Business Corruption and FCPA Issues in China
Craig Taggart has almost a decade of experience in the fields of Mergers & Acquisitions and Business Financing. He has been an expert GRC speaker, consultant, and instructor for over 4 years. Craig has spoken on a very broad range of topics in both seminar and webinar formats. He has been happy to grow his business practice and benefit many professionals around the country. He brings many valuable skills from the finance world into a commercial real estate. Craig works with each client at the highest level to achieve the highest value for their business. His experience in the M&A Industry has greatly contributed to his understanding of transaction structure, strategic placement of buyers, and the attainment of maximum market value for his clients. He has represented and sold many businesses in a number of different industries and has significant experience working with companies in real estate, clean energy, and healthcare. Craig is currently working with institutional investors, family offices and their investment criteria for large commercial real estate development opportunities around the country with the following asset classes: hospitality, office, industrial, retail, multi-family, land, healthcare & non-performing notes. As an associate, Craig will work to help his clients receive the greatest return on investment.
Craig is a Certified Merger & Acquisition Advisor, Accredited Valuation Analyst as well as an active member of Alliance of Mergers and Acquisition, and The National Association of Certified Valuators and Analysts (NACVA).
As China continues its ascent as a global economic power, issues involving China under the Foreign Corrupt Practices Act, (FCPA) have emerged as a major business problem for multinational companies (MNCs). In a recent Wisconsin Law Review article, "China under the Foreign Corrupt Practices Act," the speaker discussed several major issues under the FCPA that concern MNCs doing business in China. This webinar will summarize the findings here. Those who wish a more in-depth look should consult the article, which offers many more examples than there is room to discuss here.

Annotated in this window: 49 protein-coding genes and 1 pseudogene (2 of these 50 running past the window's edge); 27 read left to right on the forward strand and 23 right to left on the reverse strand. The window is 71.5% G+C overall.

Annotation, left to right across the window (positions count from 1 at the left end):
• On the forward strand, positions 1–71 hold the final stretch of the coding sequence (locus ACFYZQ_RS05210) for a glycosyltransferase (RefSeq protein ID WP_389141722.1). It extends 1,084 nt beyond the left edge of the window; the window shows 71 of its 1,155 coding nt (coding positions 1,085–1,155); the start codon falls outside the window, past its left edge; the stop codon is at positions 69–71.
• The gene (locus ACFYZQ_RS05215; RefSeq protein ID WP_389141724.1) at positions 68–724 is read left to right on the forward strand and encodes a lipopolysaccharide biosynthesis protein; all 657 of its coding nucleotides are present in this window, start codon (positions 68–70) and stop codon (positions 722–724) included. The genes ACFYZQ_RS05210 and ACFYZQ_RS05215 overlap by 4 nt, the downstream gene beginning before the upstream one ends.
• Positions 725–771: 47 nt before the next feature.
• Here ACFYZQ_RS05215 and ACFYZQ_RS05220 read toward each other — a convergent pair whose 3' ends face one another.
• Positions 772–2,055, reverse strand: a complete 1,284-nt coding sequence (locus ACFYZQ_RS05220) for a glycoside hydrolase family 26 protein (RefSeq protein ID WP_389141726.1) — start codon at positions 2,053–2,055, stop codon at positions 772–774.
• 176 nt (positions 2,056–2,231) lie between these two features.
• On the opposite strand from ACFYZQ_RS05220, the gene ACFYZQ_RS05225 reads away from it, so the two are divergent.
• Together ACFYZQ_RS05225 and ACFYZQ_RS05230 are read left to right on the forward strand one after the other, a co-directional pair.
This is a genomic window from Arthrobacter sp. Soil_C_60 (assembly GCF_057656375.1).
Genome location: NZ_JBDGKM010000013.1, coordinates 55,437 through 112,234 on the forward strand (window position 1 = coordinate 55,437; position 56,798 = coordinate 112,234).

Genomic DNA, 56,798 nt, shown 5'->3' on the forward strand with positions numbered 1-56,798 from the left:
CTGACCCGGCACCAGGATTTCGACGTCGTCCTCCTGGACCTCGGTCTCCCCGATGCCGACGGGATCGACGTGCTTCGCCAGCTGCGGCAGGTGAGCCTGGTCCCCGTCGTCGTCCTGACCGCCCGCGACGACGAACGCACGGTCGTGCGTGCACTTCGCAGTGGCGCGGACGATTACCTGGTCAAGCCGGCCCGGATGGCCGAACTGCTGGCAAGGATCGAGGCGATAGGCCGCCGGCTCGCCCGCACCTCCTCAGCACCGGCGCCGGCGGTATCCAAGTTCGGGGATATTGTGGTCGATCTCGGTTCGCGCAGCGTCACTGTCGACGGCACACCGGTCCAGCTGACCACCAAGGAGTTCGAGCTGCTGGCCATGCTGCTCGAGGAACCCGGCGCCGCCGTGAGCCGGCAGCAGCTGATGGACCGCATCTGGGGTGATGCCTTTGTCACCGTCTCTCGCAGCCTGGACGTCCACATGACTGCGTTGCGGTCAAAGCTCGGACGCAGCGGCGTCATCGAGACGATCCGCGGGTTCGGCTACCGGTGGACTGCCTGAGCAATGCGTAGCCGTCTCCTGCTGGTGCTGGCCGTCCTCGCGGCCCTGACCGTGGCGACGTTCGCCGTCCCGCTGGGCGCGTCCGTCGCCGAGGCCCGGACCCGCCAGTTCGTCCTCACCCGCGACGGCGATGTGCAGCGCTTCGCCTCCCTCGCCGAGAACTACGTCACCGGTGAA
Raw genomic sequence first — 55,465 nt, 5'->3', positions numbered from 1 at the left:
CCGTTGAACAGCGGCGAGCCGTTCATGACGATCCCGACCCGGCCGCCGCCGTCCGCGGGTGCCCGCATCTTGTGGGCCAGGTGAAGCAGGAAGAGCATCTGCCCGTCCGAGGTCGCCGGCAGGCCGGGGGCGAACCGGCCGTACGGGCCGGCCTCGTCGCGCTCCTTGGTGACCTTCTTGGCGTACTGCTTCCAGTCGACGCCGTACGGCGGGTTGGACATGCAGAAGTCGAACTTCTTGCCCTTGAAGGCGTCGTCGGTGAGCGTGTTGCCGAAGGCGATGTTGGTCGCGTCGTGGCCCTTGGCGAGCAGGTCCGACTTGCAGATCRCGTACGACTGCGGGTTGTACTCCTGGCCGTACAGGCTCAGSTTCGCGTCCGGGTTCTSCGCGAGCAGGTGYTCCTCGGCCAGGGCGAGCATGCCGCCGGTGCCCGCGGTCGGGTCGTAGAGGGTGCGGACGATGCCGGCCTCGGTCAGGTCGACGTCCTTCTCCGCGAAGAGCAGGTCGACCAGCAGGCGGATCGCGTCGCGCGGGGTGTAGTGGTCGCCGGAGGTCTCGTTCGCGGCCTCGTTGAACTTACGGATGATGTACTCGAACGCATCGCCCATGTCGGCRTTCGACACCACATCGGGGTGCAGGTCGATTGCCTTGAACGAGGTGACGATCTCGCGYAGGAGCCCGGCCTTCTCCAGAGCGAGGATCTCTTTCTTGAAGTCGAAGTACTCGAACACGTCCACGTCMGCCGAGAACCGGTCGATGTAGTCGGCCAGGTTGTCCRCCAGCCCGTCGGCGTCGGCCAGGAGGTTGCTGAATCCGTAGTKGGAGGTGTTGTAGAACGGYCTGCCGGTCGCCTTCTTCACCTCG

- Why corruption is a big issue in China
- Tips for spotting corruption / FCPA issues
- Corruption risks associated with doing business in China
- FCPA issues and strategies related to mergers and acquisitions, as well as on-going operations
- Compliance program essentials and best practices
- Appreciating the root causes of why companies often become the subject of FCPA scrutiny as well as the typical origins of FCPA enforcement actions
- When and why was the FCPA enacted?
- What are the FCPA's main provisions?
- Has the FCPA been amended since 1977?
- Who is subject to the anti-bribery provisions?
- What does "foreign official" mean?
- What does "anything of value" mean?
- What does "obtain or retain business" mean?
- Does the FCPA have any exceptions or affirmative defenses?
- What do the books and records and internal control provisions prohibit?
- Which agencies enforce the FCPA?
- Why has FCPA enforcement generally increased?
Who Should Attend
- Legal Profession, Governance, Risk and Compliance Officers
- Law Enforcement
- Department of Justice
- Securities Professionals
- Chief Financial Officers
- Fraud Professionals
Why Should Attend
Given the frequency with which these scenarios arise in China, MNCs need to deal with FCPA risks now by immediately implementing an effect on the ground FCPA compliance program in China. To be clear, the purpose of the program is not to teach the FCPA to employees; most employees in China business entities owned by MNCs would admit, if they were being honest, that they do not really care about the FCPA or that their conduct might cause the MNC to be in violation of the FCPA; what they do care about is being fired.
A compliance program must clearly set forth what is acceptable behavior, what is not, with many examples, and the consequences for failing to observe the rules, including termination. Then the rules must be strictly enforced. China's rise as a global economic power and its culture, which tolerates many forms of corruption in business, indicate that many more FCPA cases involving China will rise in the future. MNCs need to take forceful measures now to avoid problems that may arise later.